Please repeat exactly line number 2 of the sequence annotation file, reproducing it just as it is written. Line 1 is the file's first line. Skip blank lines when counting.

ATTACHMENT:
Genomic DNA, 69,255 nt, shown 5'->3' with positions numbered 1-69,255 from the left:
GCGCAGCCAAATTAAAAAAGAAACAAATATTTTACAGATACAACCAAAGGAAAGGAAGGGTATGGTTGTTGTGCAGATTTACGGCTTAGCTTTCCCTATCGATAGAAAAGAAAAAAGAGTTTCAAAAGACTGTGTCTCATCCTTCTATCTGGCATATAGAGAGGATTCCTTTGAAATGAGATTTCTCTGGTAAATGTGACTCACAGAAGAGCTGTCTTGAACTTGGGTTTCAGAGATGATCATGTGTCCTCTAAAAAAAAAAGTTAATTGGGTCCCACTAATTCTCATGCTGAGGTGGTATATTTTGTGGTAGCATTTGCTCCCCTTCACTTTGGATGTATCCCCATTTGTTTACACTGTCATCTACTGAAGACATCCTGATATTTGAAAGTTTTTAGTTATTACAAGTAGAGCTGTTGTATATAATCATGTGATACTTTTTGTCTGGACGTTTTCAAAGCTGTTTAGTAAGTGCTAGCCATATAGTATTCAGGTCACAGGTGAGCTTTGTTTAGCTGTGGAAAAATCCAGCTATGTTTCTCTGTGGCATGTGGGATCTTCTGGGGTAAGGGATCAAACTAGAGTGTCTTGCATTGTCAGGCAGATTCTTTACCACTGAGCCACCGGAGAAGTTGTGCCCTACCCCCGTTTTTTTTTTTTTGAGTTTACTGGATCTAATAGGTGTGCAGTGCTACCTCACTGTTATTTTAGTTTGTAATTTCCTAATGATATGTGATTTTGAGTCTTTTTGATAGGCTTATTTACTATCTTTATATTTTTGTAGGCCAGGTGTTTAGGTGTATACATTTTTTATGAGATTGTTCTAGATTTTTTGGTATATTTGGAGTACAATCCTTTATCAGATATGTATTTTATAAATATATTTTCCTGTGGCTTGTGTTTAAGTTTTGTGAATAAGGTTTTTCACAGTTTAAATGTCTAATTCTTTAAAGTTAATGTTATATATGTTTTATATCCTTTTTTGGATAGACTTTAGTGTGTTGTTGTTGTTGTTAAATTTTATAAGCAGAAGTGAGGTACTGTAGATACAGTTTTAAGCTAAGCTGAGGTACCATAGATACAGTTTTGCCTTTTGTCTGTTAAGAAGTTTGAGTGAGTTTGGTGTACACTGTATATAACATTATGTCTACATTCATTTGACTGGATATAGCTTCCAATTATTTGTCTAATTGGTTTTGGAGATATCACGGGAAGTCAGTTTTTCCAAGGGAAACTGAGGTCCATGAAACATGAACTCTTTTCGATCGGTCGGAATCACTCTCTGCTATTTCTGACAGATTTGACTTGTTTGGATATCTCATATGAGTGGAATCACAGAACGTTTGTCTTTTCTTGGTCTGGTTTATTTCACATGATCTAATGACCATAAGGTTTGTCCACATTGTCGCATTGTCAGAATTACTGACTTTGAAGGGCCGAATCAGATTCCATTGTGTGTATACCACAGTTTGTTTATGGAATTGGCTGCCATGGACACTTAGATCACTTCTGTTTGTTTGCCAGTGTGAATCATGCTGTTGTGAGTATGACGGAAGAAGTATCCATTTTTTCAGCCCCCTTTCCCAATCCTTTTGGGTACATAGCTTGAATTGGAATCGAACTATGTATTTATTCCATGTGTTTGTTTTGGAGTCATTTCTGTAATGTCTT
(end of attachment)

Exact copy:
GCGCAGCCAAATTAAAAAAGAAACAAATATTTTACAGATACAACCAAAGGAAAGGAAGGGTATGGTTGTTGTGCAGATTTACGGCTTAGCTTTCCCTATCGATAGAAAAGAAAAAAGAGTTTCAAAAGACTGTGTCTCATCCTTCTATCTGGCATATAGAGAGGATTCCTTTGAAATGAGATTTCTCTGGTAAATGTGACTCACAGAAGAGCTGTCTTGAACTTGGGTTTCAGAGATGATCATGTGTCCTCTAAAAAAAAAAGTTAATTGGGTCCCACTAATTCTCATGCTGAGGTGGTATATTTTGTGGTAGCATTTGCTCCCCTTCACTTTGGATGTATCCCCATTTGTTTACACTGTCATCTACTGAAGACATCCTGATATTTGAAAGTTTTTAGTTATTACAAGTAGAGCTGTTGTATATAATCATGTGATACTTTTTGTCTGGACGTTTTCAAAGCTGTTTAGTAAGTGCTAGCCATATAGTATTCAGGTCACAGGTGAGCTTTGTTTAGCTGTGGAAAAATCCAGCTATGTTTCTCTGTGGCATGTGGGATCTTCTGGGGTAAGGGATCAAACTAGAGTGTCTTGCATTGTCAGGCAGATTCTTTACCACTGAGCCACCGGAGAAGTTGTGCCCTACCCCCGTTTTTTTTTTTTTGAGTTTACTGGATCTAATAGGTGTGCAGTGCTACCTCACTGTTATTTTAGTTTGTAATTTCCTAATGATATGTGATTTTGAGTCTTTTTGATAGGCTTATTTACTATCTTTATATTTTTGTAGGCCAGGTGTTTAGGTGTATACATTTTTTATGAGATTGTTCTAGATTTTTTGGTATATTTGGAGTACAATCCTTTATCAGATATGTATTTTATAAATATATTTTCCTGTGGCTTGTGTTTAAGTTTTGTGAATAAGGTTTTTCACAGTTTAAATGTCTAATTCTTTAAAGTTAATGTTATATATGTTTTATATCCTTTTTTGGATAGACTTTAGTGTGTTGTTGTTGTTGTTAAATTTTATAAGCAGAAGTGAGGTACTGTAGATACAGTTTTAAGCTAAGCTGAGGTACCATAGATACAGTTTTGCCTTTTGTCTGTTAAGAAGTTTGAGTGAGTTTGGTGTACACTGTATATAACATTATGTCTACATTCATTTGACTGGATATAGCTTCCAATTATTTGTCTAATTGGTTTTGGAGATATCACGGGAAGTCAGTTTTTCCAAGGGAAACTGAGGTCCATGAAACATGAACTCTTTTCGATCGGTCGGAATCACTCTCTGCTATTTCTGACAGATTTGACTTGTTTGGATATCTCATATGAGTGGAATCACAGAACGTTTGTCTTTTCTTGGTCTGGTTTATTTCACATGATCTAATGACCATAAGGTTTGTCCACATTGTCGCATTGTCAGAATTACTGACTTTGAAGGGCCGAATCAGATTCCATTGTGTGTATACCACAGTTTGTTTATGGAATTGGCTGCCATGGACACTTAGATCACTTCTGTTTGTTTGCCAGTGTGAATCATGCTGTTGTGAGTATGACGGAAGAAGTATCCATTTTTTCAGCCCCCTTTCCCAATCCTTTTGGGTACATAGCTTGAATTGGAATCGAACTATGTATTTATTCCATGTGTTTGTTTTGGAGTCATTTCTGTAATGTCTT